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Can The Minnesota Twins Stay In 1st Place?

Through May 4, the Minnesota Twins find themsleves sitting atop the AL Central.  With an OBP ranked last in the Americna League and 28th in the majors, their efforts fly in the face of accepted baseball theory that OBP is the most important hitting category.  Amongst the other 9 first or second place teams, seven are in the top 10 in OBP, and the Phillies rank 15th and the Orioles 22nd overall.

If the Twins aren't doing it with OBP, maybe their pitching is stellar.  While not "stellar", the Twins staff ranks 5th in the AL and 13th overall in team ERA.  What has been stellar, though, has been the number of free passes the have given - just 73.  That is the lowest number of walks allowed by any team in baseball.

Finally, I wanted to check Defensive Efficiency Rating to see if the low walks combined with a better defense on balls-in-play would fully explain the Twins surprising 1st place standing.  They rank just 9th in the AL in DER and 17th overall.  I actually see this as a positive because DER is simply 1 minus BABIP.  If BABIP is constant around .300, then DER is be the same around .700.  The Twins DER is .7061, and the implied BABIP for the team's staff is .2939. (FWIW, the AL average BABIP for pitching is .293 so far.)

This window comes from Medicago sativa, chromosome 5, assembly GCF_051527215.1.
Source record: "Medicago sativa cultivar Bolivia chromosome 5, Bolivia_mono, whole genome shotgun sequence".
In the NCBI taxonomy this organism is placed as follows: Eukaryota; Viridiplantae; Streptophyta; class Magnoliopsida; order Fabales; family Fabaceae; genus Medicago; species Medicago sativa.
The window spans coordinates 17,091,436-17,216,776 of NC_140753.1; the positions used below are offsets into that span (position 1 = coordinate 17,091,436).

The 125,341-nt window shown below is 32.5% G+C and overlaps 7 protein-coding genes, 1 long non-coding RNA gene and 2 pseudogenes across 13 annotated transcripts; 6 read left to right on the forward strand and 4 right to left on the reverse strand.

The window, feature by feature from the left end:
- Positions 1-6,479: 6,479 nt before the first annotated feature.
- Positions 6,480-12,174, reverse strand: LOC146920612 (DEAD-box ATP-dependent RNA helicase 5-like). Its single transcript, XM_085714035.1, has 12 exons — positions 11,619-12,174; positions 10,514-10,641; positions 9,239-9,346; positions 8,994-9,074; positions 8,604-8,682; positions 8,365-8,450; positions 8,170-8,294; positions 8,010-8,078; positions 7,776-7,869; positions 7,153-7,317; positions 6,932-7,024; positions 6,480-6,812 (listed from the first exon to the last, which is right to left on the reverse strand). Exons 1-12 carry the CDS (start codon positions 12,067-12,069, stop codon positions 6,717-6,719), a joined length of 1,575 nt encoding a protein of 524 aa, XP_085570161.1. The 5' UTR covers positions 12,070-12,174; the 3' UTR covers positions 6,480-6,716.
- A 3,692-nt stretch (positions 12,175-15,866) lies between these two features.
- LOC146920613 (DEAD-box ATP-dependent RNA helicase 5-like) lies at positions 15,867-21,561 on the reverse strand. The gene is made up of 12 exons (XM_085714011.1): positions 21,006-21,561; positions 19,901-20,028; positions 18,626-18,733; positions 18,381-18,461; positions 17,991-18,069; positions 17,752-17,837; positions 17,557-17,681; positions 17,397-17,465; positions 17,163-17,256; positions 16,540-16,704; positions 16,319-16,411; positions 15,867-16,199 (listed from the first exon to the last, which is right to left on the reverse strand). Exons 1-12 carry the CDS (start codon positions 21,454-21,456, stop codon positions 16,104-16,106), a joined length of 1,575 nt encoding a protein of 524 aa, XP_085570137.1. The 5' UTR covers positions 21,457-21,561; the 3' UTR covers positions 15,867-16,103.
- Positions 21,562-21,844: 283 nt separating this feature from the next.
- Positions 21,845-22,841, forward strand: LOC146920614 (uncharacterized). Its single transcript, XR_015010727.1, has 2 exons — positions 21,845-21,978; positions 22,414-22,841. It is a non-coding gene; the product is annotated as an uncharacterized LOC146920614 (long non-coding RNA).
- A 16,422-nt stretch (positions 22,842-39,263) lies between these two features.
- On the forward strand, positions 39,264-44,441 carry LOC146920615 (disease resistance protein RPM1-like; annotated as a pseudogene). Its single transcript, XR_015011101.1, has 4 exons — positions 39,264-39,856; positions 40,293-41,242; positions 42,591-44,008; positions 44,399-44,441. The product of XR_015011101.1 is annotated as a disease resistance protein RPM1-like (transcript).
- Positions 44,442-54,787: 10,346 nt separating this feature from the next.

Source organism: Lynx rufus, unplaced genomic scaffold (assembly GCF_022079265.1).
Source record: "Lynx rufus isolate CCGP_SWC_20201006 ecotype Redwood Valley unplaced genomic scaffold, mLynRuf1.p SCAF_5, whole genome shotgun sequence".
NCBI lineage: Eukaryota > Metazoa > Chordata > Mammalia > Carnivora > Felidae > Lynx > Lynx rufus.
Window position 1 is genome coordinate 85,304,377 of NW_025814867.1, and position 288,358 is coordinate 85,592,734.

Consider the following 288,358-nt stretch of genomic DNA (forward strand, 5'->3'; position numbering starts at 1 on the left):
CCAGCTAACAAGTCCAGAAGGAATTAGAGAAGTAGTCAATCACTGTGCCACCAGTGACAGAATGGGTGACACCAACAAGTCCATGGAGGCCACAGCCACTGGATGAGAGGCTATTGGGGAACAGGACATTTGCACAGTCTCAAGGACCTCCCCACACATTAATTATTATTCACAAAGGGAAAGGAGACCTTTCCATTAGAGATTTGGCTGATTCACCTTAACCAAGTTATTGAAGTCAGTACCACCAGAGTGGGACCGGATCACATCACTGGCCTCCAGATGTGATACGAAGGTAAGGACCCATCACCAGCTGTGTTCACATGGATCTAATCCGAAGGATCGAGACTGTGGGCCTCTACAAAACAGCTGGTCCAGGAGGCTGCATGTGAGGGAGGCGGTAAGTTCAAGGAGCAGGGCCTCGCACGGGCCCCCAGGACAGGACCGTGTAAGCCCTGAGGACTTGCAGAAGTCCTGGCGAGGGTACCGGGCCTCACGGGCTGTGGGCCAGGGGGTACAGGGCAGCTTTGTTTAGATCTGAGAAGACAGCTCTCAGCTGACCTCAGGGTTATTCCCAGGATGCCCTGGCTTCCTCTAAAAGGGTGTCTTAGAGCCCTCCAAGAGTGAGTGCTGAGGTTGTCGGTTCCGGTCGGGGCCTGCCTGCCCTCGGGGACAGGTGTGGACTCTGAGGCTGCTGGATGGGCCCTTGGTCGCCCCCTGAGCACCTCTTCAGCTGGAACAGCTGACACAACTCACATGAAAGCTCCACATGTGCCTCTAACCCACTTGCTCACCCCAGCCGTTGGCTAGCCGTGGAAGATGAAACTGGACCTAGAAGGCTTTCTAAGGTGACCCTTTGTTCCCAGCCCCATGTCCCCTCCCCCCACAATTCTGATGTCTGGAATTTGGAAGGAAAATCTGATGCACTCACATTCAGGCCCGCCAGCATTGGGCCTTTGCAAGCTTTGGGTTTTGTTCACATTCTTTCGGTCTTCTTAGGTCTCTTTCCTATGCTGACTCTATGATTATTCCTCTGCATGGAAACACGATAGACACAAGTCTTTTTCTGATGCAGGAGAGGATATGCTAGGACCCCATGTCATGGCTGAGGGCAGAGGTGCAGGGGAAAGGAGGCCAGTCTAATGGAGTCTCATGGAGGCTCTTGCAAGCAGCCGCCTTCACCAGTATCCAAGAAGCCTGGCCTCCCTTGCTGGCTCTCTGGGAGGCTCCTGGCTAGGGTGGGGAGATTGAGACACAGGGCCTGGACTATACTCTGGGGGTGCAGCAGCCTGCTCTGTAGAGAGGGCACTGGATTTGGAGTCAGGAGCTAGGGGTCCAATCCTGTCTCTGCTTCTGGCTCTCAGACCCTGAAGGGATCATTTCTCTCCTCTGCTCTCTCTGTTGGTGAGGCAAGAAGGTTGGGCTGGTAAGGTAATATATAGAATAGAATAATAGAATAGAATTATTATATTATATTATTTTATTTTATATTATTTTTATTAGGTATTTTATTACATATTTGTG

While there is room for worsening BABIP if .300 is the true level, the Twins face no regression-to-the-mean like the Baltimore Orioles who lead in DER at .7453 and a BABIP of .2547.  Don't tell me a staff of Jeremy Guthrie, Daniel Cabrera, Brian Burress, Steve Trachsel and Garrett Olson can defy the statistical gods for another 5 months!

Overall, the Twins could be much more competitive than anyone would think based on their team OBP as long as the pitching staff continues to minimize the number of free passes and allow their defense to do their part.  If this holds, then any commentary about anyone of the Twins hitters will fall on deaf ears.  Who cares about the OBP prowess of Carlos Gomez, Adam Everett, Brendan Harris, Delmon Young, Michael Cuddyer, Mike Lamb if the teams' strategy depends so heavily on throwing strikes?